Over the past years, the term ‘polycrisis’ has surged in popularity as a way to explain a macro-crisis of interconnected, runaway failures of Earth’s vital natural and social systems that irreversibly degrades humanity’s prospects’ (Polycrisis and long-term thinking, UNDP, August 2022). With the Covid pandemic, a cost-of-living crisis, resurgent violent conflict and climate change, let alone the undeniable impact of human activity itself (the Age of the Anthropocene), these factors have all colluded to push global human development indicators into a regression in consecutive years, the first time since the human development index was first measured. Pakistan, like the rest of the world, is not immune. And on World AIDS Day, it is critical not to overlook the significance of addressing the HIV epidemic in Pakistan. With an estimated 0.2 million people living with HIV, according to the National AIDS Control Program's official data, urgent attention and strategic action are always required.
It is now that policy makers could change the trajectory of HIV in Pakistan, a country that has seen AIDS related deaths increase by nearly 500% since 2010. First, the political will that the government of Pakistan has demonstrated is visible, not least in the ability to build the kinds of effective public-private partnerships that are required to tackle HIV. This HIV response approach maximizes the strengths and comparative advantages of different organizations and networks. This includes the UN family, but also civil society organizations like the Aurat Foundation working to provide access to justice services to people affected by HIV, and the Health Services Academy, a leading institute of training and research in public health. Second, in the last year, Pakistan has introduced new HIV prevention technologies that have proven in other countries around the world to reverse the epidemic. These technologies are PrEP, which is a pre-exposure prophylaxis pill, and HIV self-testing. PrEP is available to communities most at-risk to HIV, which includes for example married, sero-discordant couples where one partner is HIV positive and the other one negative. HIV self-testing allows people to test in the privacy of their homes to know their status and then get linked to the free treatment services available if they are positive. People won’t access treatment unless they know their status.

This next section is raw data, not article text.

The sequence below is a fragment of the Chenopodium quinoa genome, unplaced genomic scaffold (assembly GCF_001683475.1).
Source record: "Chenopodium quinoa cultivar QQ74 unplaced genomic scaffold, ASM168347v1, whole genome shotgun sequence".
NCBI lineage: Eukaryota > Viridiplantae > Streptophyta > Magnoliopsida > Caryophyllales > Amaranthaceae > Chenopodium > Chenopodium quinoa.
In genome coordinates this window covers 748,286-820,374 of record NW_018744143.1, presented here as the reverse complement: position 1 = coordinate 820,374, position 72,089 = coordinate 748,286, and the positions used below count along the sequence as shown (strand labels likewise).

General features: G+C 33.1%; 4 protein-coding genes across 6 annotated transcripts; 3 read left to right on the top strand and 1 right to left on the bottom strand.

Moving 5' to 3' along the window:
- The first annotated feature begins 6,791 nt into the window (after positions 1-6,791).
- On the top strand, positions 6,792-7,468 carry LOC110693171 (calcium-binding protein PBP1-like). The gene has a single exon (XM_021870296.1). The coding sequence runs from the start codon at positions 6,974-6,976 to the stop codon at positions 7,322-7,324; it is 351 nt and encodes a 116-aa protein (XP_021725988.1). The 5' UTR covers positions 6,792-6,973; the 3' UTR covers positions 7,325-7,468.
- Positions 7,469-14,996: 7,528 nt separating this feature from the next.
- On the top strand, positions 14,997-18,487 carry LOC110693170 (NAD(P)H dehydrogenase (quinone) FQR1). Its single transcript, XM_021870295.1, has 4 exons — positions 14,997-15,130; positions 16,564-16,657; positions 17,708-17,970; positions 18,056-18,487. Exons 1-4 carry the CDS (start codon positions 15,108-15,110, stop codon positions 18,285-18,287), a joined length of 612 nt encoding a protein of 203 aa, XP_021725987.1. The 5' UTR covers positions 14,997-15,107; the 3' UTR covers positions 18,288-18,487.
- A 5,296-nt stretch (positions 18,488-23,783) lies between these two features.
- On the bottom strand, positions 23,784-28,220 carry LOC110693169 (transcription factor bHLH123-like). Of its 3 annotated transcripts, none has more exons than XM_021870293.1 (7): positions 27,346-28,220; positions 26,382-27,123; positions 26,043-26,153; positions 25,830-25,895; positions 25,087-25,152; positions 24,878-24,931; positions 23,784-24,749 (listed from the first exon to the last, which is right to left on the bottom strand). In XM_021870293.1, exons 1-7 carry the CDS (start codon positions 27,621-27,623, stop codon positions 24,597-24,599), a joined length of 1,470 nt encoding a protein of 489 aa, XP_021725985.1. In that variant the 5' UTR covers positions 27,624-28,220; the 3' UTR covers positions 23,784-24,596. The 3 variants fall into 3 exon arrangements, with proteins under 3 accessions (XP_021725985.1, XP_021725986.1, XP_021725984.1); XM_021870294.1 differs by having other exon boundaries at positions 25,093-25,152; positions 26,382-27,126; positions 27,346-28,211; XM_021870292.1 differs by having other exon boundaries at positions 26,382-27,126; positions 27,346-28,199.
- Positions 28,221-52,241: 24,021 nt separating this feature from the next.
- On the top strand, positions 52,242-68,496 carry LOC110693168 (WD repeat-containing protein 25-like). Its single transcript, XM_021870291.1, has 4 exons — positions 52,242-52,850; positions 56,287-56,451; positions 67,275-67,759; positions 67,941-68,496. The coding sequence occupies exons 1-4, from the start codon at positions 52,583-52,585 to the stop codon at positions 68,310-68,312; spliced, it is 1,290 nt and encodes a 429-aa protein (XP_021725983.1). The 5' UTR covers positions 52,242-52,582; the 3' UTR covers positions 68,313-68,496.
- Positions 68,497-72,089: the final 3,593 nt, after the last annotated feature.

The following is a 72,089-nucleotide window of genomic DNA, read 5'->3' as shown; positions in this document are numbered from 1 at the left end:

Third, Pakistan has invested in a community-based HIV response. Evidence has shown that only by ensuring that people and communities are at the forefront – and center – of the response will investments in prevention and treatment be effective. UNDP, in collaboration with the national and provincial AIDS Control programs and key stakeholders, has expanded the prevention services in Pakistan almost threefold from 16 to 53 sites, and from 9 to 19 cities in all four provinces of Pakistan. These services are delivered by more than 400 outreach workers that are from the communities most impacted by HIV. It is only by knowing communities that you can provide the vital prevention and care services tailored to the unique needs of the people being served.
This year’s World AIDS Day theme is Let Communities Lead. UNDP is proud to stand not only with the government of Pakistan as partner in the HIV response, but also the communities of people most affected by HIV in ensuring that everyone has regular, safe and dignified access to quality HIV prevention services and life-saving HIV treatment. UNDP will work with all partners with full dedication and commitment for the communities most affected by HIV in Pakistan, and will contribute towards the reversal, and eventual end, of the HIV epidemic in Pakistan.
Dr. Samuel Rizk